The future of water blocks in liquid cooling for PC

It is true that we enter fully into the field of speculation and perhaps also within the personal opinion of a server, but seeing the latest advances in the sector it does not hurt to look ahead and understand the moment in which we are and where we are headed. The scenario is simple: stagnation of the sector and almost no improvements regarding the future of the water blocks. What is the next step?

Goodbye to platform compatibility between Intel and AMD


Currently and seen with Zen 3 and Alder Lake we are in a phase where the game has changed and will change even more. The problem is the efficiency of the blocks due to the arrangement of the processor dies. AMD currently has three dies between CCD and IOD, Intel is going to keep only one, where it is also focused on the PCB.

What does this mean? Well, for a short time the blocks have been designed to improve the temperature based on the arrangement of the dies, which leaves compatibility as such in the lurch. It is not the fact of incompatibility, but the fact that a coldplate and inserts for AMD will not achieve the performance of the competition if we export these to an Intel processor, and vice versa.


In this sector you compete for deltas of tenths, so the blocks are being designed based on the platforms and with all this in mind. Why? We have the perfect example at Intel and AMD today.

In the case of Intel, having the impact of the water under pressure through the jet in the center of the coldplate is the most optimal as long as the fins are oriented transversely to the die. In the case of AMD, the same system is currently inefficient, even if the block is turned in Goofy mode, and the impact of the water should be made in the part of the two CCDs and not in the center, because the dispersion of the water implies cooling. to the IOD at the same level as the CCDs, when the former only consumes a maximum of 20 watts, while the rest is from the latter.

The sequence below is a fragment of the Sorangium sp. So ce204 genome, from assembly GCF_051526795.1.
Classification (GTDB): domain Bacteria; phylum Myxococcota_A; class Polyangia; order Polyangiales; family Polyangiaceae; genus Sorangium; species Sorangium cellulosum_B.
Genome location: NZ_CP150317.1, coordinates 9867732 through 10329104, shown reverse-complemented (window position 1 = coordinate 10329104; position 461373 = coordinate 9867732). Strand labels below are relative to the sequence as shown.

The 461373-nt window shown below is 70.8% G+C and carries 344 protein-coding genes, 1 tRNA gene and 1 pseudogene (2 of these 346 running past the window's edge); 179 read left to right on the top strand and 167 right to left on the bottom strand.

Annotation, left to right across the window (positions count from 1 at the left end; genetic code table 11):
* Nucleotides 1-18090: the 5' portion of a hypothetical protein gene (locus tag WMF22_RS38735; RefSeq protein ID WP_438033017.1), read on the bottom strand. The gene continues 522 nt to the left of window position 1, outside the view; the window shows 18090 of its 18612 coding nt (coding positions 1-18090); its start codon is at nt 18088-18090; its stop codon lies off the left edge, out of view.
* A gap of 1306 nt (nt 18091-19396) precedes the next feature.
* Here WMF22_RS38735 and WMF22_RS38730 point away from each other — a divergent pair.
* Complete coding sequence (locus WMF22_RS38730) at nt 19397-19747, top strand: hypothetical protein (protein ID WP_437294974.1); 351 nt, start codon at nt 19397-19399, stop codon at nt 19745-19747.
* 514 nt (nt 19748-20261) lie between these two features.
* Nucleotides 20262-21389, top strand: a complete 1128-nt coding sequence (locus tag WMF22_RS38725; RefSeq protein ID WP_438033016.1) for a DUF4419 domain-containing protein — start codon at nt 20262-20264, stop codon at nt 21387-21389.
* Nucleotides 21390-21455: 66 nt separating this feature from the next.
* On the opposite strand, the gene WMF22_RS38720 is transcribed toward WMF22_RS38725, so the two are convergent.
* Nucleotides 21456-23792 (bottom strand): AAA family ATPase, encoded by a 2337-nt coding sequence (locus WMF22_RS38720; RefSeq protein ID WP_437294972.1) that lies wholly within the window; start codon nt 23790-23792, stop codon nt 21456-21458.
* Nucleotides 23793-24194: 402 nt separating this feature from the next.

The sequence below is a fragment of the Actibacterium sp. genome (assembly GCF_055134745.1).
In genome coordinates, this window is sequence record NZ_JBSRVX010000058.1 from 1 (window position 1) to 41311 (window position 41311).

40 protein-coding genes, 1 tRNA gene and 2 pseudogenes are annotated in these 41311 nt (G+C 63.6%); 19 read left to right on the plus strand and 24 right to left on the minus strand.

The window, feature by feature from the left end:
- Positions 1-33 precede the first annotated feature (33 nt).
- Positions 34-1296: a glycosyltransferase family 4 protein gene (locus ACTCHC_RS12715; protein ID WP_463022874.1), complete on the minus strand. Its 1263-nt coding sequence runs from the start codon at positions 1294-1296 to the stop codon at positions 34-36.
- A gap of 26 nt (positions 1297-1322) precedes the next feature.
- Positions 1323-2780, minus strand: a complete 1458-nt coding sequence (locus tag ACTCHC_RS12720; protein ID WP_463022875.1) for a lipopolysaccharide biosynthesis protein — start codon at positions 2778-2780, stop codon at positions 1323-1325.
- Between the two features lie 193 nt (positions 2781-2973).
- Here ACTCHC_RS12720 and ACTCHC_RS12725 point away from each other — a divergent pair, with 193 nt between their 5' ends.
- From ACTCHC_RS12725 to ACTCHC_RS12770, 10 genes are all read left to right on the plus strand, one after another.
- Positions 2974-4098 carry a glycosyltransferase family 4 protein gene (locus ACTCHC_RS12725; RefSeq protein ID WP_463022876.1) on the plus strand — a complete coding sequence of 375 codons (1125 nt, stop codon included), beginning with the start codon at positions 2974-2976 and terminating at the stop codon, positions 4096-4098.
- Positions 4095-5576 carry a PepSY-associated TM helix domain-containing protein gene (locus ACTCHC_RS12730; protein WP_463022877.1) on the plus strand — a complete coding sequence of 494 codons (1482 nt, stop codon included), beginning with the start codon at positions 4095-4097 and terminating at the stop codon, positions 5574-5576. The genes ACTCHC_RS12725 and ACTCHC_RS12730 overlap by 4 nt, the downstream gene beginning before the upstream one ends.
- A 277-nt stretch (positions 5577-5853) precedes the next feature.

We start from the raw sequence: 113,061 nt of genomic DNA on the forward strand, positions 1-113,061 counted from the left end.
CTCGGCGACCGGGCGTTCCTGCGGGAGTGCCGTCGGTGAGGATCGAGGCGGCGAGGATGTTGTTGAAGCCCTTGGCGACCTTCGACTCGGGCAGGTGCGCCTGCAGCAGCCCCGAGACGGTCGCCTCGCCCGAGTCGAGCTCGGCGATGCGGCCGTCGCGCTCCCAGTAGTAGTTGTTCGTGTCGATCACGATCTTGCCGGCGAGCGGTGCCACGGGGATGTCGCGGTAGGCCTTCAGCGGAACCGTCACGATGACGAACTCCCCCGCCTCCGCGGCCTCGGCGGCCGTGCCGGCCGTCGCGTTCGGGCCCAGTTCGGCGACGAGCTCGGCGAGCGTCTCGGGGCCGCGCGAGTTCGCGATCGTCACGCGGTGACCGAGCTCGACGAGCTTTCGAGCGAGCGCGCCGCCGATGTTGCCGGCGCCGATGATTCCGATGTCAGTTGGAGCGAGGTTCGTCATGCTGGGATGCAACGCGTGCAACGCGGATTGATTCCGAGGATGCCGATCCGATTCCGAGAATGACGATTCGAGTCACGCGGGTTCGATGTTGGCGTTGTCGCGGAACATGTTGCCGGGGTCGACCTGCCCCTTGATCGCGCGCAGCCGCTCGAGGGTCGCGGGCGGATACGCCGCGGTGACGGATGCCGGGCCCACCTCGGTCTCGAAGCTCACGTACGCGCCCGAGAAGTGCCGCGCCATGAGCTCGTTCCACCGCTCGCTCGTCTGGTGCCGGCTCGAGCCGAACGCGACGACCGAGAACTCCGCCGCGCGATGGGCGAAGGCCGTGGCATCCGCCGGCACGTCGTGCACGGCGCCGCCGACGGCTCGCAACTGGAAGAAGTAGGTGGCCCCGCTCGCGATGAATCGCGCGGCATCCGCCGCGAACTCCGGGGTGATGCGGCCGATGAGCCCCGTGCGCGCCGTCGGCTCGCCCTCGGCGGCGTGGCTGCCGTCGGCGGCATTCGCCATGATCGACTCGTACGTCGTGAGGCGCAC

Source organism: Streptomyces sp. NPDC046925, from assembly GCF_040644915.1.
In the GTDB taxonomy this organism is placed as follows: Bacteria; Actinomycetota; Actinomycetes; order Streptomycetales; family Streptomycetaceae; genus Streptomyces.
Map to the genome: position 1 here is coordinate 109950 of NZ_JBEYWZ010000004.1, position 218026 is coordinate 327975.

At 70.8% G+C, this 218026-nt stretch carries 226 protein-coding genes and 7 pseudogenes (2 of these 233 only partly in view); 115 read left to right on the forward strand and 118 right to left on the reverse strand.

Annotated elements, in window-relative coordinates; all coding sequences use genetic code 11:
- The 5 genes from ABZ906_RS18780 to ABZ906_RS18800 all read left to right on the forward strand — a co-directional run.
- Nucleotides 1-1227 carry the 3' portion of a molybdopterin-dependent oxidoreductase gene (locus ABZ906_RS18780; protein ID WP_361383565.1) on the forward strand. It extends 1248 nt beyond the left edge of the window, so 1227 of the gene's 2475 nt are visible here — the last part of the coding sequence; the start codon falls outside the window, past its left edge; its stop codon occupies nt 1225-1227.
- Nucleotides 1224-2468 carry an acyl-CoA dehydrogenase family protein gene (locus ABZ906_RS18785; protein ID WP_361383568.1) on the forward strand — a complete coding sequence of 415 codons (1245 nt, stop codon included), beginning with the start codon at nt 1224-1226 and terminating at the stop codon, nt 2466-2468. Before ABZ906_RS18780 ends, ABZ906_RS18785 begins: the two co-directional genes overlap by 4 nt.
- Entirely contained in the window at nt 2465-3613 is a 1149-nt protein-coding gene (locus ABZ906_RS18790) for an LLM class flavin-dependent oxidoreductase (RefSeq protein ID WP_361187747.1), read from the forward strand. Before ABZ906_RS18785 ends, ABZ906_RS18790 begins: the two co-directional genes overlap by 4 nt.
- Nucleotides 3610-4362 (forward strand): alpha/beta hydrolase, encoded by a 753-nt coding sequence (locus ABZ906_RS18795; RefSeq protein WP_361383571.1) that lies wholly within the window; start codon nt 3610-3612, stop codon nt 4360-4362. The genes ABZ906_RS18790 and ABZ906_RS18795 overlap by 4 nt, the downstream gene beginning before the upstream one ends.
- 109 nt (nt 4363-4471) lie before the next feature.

The future of CPU water blocks, how to optimize flow?


Displacing the water inlet so that the impact and dispersion are greater where the CCDs are located is not a design problem, it is a flow problem. Varying the water outlet according to the new inlet means very high pressure zones in the second and practically none in the first.

Therefore, this represents a paradigm shift in future blocks, since the number of CCDs on desktop will not increase since the PCB area would have to be fired in the Threadripper style, much better managed in this regard without a doubt.

Therefore, as long as AMD continues with chiplets of a considerable area and does not increase that of the PCB, the problem will remain the same and manufacturers do not know how to solve this.


The only thing they can do is improve the coldplate and the fins, occupying more and more useful area trying not to lose too much flow to maximize the performance of the system.

EK with its Quantum Magnitude has achieved something similar, with a solid insert that restricts the passage of water in two different sections before introducing it to the jet, to later maximize the flow in a coldplate with a greater dissipation area of ​​43.1 x 35 , 3 mm with channels only 260 µm thick. And there is currently the limit, because the blocks with peltier cells or TEC are not for everyone due to the high consumption and the possible assembly errors that would leave the PC like a nice desktop paperweight.

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